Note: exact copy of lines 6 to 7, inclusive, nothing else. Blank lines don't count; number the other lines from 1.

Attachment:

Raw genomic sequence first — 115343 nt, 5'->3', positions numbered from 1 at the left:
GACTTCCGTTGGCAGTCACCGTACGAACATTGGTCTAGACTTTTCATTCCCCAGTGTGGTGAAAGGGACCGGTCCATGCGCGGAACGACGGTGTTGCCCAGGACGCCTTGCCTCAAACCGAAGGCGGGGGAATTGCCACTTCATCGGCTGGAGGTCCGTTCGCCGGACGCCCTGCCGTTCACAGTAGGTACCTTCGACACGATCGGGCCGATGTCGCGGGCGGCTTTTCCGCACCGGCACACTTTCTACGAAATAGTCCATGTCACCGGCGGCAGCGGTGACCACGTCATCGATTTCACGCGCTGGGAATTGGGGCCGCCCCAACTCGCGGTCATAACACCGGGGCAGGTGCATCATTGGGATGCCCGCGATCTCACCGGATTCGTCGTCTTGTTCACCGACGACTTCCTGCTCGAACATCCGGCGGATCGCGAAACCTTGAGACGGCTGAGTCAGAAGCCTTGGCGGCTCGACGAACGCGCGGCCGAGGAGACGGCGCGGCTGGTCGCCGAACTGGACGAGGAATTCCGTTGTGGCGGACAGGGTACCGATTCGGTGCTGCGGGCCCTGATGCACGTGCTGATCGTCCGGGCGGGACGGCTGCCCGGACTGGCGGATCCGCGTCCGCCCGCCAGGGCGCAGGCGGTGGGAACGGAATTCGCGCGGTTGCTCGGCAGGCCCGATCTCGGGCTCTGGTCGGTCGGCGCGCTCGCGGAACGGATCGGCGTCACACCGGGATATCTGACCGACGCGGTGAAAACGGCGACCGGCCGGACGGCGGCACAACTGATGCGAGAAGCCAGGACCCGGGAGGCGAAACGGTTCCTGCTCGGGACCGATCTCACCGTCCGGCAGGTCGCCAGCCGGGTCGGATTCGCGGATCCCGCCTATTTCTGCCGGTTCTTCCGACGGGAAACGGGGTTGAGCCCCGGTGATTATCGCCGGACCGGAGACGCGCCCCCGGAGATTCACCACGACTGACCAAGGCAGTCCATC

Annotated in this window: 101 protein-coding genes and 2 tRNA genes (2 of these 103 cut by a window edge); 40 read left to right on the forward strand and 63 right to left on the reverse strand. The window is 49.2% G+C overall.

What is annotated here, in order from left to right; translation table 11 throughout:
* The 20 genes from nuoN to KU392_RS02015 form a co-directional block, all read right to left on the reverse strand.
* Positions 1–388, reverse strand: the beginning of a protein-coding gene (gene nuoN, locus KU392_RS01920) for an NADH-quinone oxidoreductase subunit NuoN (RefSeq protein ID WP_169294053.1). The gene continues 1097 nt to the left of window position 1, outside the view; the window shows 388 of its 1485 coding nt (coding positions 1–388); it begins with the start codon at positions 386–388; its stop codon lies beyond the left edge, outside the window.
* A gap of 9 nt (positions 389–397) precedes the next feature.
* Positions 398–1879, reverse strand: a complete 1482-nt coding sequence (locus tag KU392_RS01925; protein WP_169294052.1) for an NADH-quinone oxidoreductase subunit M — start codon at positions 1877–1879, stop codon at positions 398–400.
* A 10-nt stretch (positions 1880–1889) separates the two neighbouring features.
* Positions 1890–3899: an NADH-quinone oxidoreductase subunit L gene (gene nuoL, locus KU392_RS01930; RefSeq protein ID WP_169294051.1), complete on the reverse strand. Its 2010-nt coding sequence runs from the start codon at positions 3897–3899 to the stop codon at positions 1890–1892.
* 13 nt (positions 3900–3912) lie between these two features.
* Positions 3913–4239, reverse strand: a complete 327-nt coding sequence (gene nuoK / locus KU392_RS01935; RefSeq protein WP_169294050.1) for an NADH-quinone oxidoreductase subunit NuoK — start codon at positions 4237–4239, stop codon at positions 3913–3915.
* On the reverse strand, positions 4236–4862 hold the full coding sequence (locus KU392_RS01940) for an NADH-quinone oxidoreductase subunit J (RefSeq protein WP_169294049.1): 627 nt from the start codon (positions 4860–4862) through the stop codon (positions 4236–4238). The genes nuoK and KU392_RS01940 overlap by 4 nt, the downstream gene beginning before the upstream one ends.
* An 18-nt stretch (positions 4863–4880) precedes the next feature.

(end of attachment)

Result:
* Positions 1–388, reverse strand: the beginning of a protein-coding gene (gene nuoN, locus KU392_RS01920) for an NADH-quinone oxidoreductase subunit NuoN (RefSeq protein ID WP_169294053.1). The gene continues 1097 nt to the left of window position 1, outside the view; the window shows 388 of its 1485 coding nt (coding positions 1–388); it begins with the start codon at positions 386–388; its stop codon lies beyond the left edge, outside the window.
* A gap of 9 nt (positions 389–397) precedes the next feature.